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May 02, 2005

Comments

jenny

I always come back sometimes to post few sentens but I am in the same trend as armand rousso and niall cook.

James C

This goes down to the ethics of must have sales, someone talks about a product or Item so much that eventually you are convinces that you need one.
http://www.bellabathrooms.co.uk/tc-bathrooms.html

Bella Bathrooms

Tom’s has made a very good suggestion with a valid point - getting people to think about "why" is not a problem restricted to blogs (or hammers). http://www.bellabathrooms.co.uk

david gonzales

i try to tell you that a metodology of what you propose its a kind of myth.

Armand Rousso

What a wonderful comparison, Jennifer - a hammer with a weblog!

But truly, like a hammer, even a weblog can be used to fix certain situations that are falling apart - it can be the ultimate tool to put together non-congruous ideas. I agree with your set of questions which should be addressed before we use it as a solution, given a situation. We have to use it judiciously, no doubt; not go overboard, but be honest in our posts and comments..this will take weblogs to a new, rather envious level.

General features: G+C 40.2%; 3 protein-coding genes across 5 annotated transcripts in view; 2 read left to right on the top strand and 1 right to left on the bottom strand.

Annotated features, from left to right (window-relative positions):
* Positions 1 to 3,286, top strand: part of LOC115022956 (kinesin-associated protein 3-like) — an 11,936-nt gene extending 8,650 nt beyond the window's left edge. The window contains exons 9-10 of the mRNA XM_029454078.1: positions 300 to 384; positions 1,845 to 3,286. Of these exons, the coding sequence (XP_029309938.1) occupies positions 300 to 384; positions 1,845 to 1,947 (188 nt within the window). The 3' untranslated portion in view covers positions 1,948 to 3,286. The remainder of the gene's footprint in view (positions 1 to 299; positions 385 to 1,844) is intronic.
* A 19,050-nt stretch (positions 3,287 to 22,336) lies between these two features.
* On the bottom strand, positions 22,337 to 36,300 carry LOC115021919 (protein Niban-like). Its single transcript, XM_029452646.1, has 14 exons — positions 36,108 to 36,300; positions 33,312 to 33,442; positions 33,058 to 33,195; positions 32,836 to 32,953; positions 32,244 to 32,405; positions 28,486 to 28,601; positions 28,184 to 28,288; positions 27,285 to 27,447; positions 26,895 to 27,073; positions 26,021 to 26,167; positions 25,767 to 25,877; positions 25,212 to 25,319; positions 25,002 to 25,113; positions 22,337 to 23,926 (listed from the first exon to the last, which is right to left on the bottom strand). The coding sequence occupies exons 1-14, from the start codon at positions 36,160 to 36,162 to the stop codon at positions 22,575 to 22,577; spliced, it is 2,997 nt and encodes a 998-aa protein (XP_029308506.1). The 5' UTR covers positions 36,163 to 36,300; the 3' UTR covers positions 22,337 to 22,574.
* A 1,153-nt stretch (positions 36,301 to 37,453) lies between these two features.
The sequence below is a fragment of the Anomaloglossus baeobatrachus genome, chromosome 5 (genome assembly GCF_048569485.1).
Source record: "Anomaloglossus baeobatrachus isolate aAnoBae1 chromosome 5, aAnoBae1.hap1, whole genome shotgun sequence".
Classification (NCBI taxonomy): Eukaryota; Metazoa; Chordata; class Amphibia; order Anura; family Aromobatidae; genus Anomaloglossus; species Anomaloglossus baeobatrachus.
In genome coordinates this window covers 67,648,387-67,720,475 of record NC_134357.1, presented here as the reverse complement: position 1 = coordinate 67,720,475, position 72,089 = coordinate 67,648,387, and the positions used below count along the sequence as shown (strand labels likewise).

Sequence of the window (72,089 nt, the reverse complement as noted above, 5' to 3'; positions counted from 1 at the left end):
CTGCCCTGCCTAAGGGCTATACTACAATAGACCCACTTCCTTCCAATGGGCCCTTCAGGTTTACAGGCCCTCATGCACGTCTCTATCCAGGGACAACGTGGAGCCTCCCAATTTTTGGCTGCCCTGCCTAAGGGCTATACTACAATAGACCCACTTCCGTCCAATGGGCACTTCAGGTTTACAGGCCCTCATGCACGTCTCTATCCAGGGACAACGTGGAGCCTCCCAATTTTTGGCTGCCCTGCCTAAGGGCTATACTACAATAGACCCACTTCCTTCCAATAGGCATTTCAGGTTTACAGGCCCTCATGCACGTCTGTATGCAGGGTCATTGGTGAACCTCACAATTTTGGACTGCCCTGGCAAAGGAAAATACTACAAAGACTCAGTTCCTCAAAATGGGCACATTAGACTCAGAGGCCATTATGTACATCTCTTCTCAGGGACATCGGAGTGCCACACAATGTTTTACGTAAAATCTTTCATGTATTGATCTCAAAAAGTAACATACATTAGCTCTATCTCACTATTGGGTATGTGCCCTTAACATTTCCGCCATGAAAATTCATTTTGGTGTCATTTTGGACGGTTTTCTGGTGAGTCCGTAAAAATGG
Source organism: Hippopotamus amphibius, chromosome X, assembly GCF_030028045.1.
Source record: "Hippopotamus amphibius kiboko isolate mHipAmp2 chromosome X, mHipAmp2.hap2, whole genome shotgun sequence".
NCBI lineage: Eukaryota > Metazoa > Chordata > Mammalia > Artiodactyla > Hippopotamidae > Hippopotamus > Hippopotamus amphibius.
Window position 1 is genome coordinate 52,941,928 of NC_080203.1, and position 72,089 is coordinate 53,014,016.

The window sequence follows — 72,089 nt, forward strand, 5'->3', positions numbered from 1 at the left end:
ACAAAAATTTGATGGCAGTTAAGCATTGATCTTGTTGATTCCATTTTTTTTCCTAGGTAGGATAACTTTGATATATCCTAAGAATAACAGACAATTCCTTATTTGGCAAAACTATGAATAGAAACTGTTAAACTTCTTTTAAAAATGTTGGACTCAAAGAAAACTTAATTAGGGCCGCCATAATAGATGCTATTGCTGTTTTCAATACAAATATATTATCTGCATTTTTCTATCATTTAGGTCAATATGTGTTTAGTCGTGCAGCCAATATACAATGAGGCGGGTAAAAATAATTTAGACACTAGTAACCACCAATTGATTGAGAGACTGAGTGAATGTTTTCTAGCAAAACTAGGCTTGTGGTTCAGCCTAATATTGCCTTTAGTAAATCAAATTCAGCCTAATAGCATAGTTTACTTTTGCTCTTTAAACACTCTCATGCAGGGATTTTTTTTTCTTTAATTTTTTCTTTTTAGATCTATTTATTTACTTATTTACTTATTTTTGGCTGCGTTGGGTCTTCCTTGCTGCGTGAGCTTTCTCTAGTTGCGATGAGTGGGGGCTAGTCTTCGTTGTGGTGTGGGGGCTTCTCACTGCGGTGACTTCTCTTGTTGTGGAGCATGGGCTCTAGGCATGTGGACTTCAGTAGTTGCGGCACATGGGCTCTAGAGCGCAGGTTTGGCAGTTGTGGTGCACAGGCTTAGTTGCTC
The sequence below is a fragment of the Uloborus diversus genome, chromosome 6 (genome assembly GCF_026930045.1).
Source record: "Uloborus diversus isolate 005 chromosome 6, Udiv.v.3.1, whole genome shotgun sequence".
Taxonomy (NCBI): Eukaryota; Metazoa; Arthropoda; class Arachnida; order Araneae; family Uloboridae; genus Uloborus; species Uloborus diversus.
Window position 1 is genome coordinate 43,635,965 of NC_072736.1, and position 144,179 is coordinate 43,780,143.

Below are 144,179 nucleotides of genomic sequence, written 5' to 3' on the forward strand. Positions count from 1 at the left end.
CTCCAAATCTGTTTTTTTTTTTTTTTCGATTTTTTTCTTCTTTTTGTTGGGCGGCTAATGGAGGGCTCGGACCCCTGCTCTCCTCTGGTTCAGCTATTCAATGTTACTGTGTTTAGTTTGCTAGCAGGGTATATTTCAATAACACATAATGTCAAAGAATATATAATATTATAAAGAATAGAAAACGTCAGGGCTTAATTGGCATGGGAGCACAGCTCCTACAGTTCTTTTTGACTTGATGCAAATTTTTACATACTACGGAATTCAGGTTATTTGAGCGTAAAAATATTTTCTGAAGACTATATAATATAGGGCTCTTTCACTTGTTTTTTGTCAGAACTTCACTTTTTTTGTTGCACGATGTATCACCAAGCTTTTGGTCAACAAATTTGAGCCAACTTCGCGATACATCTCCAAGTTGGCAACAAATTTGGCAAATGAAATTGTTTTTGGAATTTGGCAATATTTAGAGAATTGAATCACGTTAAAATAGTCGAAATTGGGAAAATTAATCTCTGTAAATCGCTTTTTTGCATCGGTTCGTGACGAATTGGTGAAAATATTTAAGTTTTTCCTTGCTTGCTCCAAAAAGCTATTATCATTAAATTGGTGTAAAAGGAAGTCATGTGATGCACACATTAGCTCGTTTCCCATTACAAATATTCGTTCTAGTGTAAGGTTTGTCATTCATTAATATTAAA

Armand Rousso

Brian Massey

Those of us in the marketing community are looking to blogs to help us develop content... honest, open, transparent content. The question is not "I hear hammers a good" but "I think we'd be very good if we used hammers more." The implication is that we've got a new and potentially powerful tool.

Now tell me this: how do I introduce hammers to my company? How do I talk about the benefits of using hammers? Do I need to focus on those who have nails and wood? How do I make sure the early hammer adopters don't knock holes in the walls?

These are the questions members of the "geterati" are asking. Hammers may make sense. Consultants like you will do well to answer quesitons like "How do I start testing hammers safely in my company?"

Niall Cook

Some very good observations here, Jennifer.

However, there seems to be a built-in assumption in your article that "blog consultants" are just implementers. Whilst that is no doubt how many will position themselves, the best consultants will be those who help their clients understand exactly the kind of questions you raise.

I also agree with Tom's comment - getting people to think about "why" is not a problem restricted to blogs (or hammers).

Tom Asacker

Blogs are the new . . . whatever. Like voice mail marketing, podcasting, permission / opt in email marketing, search engine marketing, ad infinitum.

You and I will not even put a dent in business people grabbing onto and quickly implementing this new "marketing tool." Why? Because they're too busy to stop and strategically consider it's use.

And it's not just blogs. It's advertising, new logos, jingles, brochures, etc. They're obsessed with so called simple and relatively inexpensive tactics that will help them "cut through the clutter." As if clutter is their real problem. Ha! Hell, how do you think that sales people of traditional media continue to make a good living.

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